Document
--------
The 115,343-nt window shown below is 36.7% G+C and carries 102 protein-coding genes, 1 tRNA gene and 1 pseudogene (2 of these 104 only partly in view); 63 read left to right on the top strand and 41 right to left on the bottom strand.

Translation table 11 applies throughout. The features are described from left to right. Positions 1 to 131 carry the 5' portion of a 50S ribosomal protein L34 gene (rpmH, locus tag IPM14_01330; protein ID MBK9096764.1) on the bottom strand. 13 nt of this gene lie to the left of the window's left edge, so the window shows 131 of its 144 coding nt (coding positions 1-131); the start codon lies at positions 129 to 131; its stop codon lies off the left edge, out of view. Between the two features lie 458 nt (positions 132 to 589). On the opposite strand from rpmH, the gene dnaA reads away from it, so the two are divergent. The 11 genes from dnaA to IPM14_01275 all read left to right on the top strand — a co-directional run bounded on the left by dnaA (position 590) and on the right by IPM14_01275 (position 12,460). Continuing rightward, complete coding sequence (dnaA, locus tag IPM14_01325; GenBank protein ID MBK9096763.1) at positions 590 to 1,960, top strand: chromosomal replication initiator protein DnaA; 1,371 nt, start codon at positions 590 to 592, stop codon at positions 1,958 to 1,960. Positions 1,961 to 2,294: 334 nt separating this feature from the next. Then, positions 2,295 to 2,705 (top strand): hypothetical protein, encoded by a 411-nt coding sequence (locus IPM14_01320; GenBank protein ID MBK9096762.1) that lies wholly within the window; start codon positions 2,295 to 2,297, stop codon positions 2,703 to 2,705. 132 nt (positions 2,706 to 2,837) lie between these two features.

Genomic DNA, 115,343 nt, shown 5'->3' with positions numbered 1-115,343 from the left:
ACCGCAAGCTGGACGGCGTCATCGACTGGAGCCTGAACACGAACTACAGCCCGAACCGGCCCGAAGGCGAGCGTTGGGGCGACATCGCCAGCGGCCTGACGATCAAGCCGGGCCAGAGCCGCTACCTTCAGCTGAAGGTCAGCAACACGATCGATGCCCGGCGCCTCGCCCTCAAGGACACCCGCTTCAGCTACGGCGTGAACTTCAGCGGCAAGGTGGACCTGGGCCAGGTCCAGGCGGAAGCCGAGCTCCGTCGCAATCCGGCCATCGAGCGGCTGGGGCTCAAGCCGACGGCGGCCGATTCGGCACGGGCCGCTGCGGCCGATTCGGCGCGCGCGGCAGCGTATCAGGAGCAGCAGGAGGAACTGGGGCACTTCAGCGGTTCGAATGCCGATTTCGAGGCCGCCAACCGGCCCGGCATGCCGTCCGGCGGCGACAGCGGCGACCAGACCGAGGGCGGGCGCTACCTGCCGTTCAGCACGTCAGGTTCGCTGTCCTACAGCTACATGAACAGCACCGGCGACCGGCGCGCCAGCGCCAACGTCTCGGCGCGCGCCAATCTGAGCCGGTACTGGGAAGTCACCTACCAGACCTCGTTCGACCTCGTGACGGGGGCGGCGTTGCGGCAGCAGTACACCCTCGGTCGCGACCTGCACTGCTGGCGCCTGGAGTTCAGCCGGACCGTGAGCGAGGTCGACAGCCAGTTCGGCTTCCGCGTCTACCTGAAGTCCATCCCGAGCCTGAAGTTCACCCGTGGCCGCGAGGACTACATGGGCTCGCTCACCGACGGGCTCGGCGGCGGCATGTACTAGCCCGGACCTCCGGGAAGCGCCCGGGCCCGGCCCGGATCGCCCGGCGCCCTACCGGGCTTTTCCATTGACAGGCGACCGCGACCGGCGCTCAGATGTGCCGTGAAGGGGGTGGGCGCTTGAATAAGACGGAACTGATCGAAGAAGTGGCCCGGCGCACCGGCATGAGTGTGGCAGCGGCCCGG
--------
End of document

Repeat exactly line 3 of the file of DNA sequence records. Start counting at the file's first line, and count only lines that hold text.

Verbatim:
Genomic DNA, 115,343 nt, shown 5'->3' with positions numbered 1-115,343 from the left: